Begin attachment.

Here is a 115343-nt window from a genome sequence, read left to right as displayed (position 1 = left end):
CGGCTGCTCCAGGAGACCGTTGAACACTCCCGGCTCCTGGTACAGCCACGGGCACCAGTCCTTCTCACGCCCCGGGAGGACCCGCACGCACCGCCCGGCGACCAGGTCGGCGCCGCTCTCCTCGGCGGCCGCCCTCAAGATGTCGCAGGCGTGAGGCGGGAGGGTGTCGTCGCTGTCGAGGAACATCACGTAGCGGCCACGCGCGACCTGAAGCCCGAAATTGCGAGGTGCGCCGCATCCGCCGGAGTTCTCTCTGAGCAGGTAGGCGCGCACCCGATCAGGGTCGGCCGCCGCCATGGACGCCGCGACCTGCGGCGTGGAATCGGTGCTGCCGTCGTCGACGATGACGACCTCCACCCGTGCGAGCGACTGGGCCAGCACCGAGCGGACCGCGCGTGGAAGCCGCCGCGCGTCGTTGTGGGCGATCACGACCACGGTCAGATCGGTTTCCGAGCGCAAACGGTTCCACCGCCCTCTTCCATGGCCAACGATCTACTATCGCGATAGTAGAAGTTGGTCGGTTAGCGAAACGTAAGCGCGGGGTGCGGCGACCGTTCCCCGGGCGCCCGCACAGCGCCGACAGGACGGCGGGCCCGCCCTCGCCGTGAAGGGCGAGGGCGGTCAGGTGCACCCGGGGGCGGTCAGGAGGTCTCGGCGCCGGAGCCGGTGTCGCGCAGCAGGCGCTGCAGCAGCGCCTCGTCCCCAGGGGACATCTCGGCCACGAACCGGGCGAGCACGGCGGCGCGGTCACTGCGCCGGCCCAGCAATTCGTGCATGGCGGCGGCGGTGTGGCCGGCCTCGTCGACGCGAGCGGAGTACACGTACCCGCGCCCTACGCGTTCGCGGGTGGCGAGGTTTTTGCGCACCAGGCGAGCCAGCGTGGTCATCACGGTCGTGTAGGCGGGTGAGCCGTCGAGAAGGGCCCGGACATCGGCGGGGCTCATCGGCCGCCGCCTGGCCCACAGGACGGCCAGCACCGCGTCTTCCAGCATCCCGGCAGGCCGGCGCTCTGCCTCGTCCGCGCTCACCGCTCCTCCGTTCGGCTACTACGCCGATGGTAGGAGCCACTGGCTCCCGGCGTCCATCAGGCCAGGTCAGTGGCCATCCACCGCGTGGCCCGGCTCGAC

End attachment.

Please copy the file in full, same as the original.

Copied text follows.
Here is a 115343-nt window from a genome sequence, read left to right as displayed (position 1 = left end):
CGGCTGCTCCAGGAGACCGTTGAACACTCCCGGCTCCTGGTACAGCCACGGGCACCAGTCCTTCTCACGCCCCGGGAGGACCCGCACGCACCGCCCGGCGACCAGGTCGGCGCCGCTCTCCTCGGCGGCCGCCCTCAAGATGTCGCAGGCGTGAGGCGGGAGGGTGTCGTCGCTGTCGAGGAACATCACGTAGCGGCCACGCGCGACCTGAAGCCCGAAATTGCGAGGTGCGCCGCATCCGCCGGAGTTCTCTCTGAGCAGGTAGGCGCGCACCCGATCAGGGTCGGCCGCCGCCATGGACGCCGCGACCTGCGGCGTGGAATCGGTGCTGCCGTCGTCGACGATGACGACCTCCACCCGTGCGAGCGACTGGGCCAGCACCGAGCGGACCGCGCGTGGAAGCCGCCGCGCGTCGTTGTGGGCGATCACGACCACGGTCAGATCGGTTTCCGAGCGCAAACGGTTCCACCGCCCTCTTCCATGGCCAACGATCTACTATCGCGATAGTAGAAGTTGGTCGGTTAGCGAAACGTAAGCGCGGGGTGCGGCGACCGTTCCCCGGGCGCCCGCACAGCGCCGACAGGACGGCGGGCCCGCCCTCGCCGTGAAGGGCGAGGGCGGTCAGGTGCACCCGGGGGCGGTCAGGAGGTCTCGGCGCCGGAGCCGGTGTCGCGCAGCAGGCGCTGCAGCAGCGCCTCGTCCCCAGGGGACATCTCGGCCACGAACCGGGCGAGCACGGCGGCGCGGTCACTGCGCCGGCCCAGCAATTCGTGCATGGCGGCGGCGGTGTGGCCGGCCTCGTCGACGCGAGCGGAGTACACGTACCCGCGCCCTACGCGTTCGCGGGTGGCGAGGTTTTTGCGCACCAGGCGAGCCAGCGTGGTCATCACGGTCGTGTAGGCGGGTGAGCCGTCGAGAAGGGCCCGGACATCGGCGGGGCTCATCGGCCGCCGCCTGGCCCACAGGACGGCCAGCACCGCGTCTTCCAGCATCCCGGCAGGCCGGCGCTCTGCCTCGTCCGCGCTCACCGCTCCTCCGTTCGGCTACTACGCCGATGGTAGGAGCCACTGGCTCCCGGCGTCCATCAGGCCAGGTCAGTGGCCATCCACCGCGTGGCCCGGCTCGAC